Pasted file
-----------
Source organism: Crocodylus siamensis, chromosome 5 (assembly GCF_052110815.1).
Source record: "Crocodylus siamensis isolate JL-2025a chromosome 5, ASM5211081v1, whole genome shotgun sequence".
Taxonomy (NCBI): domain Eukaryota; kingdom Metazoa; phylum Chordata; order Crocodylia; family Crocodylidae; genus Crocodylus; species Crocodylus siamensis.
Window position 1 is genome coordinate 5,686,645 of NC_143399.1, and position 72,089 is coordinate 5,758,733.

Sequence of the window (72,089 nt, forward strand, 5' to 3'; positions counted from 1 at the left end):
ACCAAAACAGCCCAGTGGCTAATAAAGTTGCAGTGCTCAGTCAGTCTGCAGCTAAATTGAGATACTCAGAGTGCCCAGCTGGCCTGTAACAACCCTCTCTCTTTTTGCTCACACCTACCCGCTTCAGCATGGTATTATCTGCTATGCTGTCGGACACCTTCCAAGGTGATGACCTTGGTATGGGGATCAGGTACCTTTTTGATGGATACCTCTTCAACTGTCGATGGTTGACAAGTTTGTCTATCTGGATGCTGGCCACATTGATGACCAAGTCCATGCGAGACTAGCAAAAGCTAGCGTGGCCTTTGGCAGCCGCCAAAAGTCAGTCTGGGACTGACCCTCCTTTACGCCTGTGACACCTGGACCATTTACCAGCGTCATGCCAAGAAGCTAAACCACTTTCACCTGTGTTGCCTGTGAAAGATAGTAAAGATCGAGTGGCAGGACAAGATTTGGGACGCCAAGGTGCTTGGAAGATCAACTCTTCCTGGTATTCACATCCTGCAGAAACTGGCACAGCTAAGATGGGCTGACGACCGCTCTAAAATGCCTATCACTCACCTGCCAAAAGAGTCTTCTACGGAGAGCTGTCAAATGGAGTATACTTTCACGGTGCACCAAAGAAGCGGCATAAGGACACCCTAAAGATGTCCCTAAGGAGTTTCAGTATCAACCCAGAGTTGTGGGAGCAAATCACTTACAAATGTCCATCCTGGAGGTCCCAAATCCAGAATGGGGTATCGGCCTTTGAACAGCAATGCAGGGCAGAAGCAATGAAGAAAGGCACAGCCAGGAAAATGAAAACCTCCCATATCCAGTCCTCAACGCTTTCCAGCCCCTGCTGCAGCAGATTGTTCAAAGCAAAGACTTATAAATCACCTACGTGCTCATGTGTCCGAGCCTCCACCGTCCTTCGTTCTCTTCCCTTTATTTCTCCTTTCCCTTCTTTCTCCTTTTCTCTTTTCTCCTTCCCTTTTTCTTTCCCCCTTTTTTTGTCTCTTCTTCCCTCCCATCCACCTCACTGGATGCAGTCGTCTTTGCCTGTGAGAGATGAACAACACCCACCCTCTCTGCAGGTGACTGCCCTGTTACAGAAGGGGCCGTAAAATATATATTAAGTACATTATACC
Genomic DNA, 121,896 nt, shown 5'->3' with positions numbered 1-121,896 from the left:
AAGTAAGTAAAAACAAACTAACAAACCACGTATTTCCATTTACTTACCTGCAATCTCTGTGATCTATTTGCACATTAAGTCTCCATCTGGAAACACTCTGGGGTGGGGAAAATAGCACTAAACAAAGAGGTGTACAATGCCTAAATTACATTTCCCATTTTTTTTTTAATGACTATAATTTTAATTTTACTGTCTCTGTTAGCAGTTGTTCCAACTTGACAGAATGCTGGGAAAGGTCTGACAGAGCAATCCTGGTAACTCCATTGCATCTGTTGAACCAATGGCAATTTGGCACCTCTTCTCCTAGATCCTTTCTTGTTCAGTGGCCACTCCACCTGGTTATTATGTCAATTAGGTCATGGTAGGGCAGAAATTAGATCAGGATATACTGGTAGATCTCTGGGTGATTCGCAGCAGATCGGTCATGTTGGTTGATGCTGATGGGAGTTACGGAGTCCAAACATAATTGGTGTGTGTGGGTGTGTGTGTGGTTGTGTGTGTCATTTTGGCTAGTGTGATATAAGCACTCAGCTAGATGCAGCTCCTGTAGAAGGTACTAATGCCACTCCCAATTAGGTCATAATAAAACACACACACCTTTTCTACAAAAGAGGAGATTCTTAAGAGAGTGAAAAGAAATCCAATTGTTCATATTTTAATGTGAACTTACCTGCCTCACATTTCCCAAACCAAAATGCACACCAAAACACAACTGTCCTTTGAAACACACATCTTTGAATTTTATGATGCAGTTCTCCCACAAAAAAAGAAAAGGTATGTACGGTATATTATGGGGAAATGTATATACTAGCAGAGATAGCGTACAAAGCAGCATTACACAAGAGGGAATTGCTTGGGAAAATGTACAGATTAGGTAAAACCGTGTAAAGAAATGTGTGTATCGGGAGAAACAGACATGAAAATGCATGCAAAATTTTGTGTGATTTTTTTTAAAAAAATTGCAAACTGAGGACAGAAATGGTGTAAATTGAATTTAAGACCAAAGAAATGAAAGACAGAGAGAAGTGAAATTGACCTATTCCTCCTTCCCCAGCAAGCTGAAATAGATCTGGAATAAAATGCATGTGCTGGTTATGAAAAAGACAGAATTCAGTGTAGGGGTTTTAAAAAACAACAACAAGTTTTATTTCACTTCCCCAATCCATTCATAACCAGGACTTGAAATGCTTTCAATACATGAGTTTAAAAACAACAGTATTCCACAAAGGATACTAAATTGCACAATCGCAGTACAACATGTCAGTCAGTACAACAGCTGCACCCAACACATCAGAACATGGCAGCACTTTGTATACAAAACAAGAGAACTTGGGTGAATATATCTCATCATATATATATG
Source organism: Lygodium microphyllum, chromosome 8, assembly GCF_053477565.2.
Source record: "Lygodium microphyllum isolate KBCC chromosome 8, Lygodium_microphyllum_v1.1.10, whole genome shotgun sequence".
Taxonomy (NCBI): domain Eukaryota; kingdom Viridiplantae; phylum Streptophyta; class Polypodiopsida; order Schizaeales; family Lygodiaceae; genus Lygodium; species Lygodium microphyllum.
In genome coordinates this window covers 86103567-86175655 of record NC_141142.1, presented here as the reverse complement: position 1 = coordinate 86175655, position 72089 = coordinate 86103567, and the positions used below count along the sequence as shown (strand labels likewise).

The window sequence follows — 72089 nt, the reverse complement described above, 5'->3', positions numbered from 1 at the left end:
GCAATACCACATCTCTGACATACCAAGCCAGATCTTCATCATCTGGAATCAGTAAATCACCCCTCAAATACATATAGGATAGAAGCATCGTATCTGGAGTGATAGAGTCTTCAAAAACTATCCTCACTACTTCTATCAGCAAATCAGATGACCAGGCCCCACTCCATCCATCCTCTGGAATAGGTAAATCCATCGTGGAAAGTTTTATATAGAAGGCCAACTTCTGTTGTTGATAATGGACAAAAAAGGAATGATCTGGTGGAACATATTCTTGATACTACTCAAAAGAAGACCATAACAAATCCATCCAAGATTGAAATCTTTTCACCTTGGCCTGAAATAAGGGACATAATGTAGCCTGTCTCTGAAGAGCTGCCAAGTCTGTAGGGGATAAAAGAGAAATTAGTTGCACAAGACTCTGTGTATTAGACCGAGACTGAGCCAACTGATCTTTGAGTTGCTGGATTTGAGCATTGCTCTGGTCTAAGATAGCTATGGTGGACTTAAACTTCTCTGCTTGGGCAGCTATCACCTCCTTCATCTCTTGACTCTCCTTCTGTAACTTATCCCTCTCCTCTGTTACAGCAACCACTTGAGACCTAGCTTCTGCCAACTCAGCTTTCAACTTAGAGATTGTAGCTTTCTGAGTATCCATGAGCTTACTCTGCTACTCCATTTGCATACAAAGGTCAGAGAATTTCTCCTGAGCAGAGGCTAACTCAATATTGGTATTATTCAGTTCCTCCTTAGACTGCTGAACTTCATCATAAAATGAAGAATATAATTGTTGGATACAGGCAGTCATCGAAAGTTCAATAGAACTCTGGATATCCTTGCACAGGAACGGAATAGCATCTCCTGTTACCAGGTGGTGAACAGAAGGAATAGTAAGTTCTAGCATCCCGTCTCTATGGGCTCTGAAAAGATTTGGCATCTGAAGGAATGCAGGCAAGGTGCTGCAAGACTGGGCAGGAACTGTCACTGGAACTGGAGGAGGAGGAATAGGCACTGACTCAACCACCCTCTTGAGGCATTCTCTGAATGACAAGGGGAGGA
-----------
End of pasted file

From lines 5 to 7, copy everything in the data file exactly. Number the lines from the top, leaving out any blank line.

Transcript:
Sequence of the window (72,089 nt, forward strand, 5' to 3'; positions counted from 1 at the left end):
ACCAAAACAGCCCAGTGGCTAATAAAGTTGCAGTGCTCAGTCAGTCTGCAGCTAAATTGAGATACTCAGAGTGCCCAGCTGGCCTGTAACAACCCTCTCTCTTTTTGCTCACACCTACCCGCTTCAGCATGGTATTATCTGCTATGCTGTCGGACACCTTCCAAGGTGATGACCTTGGTATGGGGATCAGGTACCTTTTTGATGGATACCTCTTCAACTGTCGATGGTTGACAAGTTTGTCTATCTGGATGCTGGCCACATTGATGACCAAGTCCATGCGAGACTAGCAAAAGCTAGCGTGGCCTTTGGCAGCCGCCAAAAGTCAGTCTGGGACTGACCCTCCTTTACGCCTGTGACACCTGGACCATTTACCAGCGTCATGCCAAGAAGCTAAACCACTTTCACCTGTGTTGCCTGTGAAAGATAGTAAAGATCGAGTGGCAGGACAAGATTTGGGACGCCAAGGTGCTTGGAAGATCAACTCTTCCTGGTATTCACATCCTGCAGAAACTGGCACAGCTAAGATGGGCTGACGACCGCTCTAAAATGCCTATCACTCACCTGCCAAAAGAGTCTTCTACGGAGAGCTGTCAAATGGAGTATACTTTCACGGTGCACCAAAGAAGCGGCATAAGGACACCCTAAAGATGTCCCTAAGGAGTTTCAGTATCAACCCAGAGTTGTGGGAGCAAATCACTTACAAATGTCCATCCTGGAGGTCCCAAATCCAGAATGGGGTATCGGCCTTTGAACAGCAATGCAGGGCAGAAGCAATGAAGAAAGGCACAGCCAGGAAAATGAAAACCTCCCATATCCAGTCCTCAACGCTTTCCAGCCCCTGCTGCAGCAGATTGTTCAAAGCAAAGACTTATAAATCACCTACGTGCTCATGTGTCCGAGCCTCCACCGTCCTTCGTTCTCTTCCCTTTATTTCTCCTTTCCCTTCTTTCTCCTTTTCTCTTTTCTCCTTCCCTTTTTCTTTCCCCCTTTTTTTGTCTCTTCTTCCCTCCCATCCACCTCACTGGATGCAGTCGTCTTTGCCTGTGAGAGATGAACAACACCCACCCTCTCTGCAGGTGACTGCCCTGTTACAGAAGGGGCCGTAAAATATATATTAAGTACATTATACC
Genomic DNA, 121,896 nt, shown 5'->3' with positions numbered 1-121,896 from the left: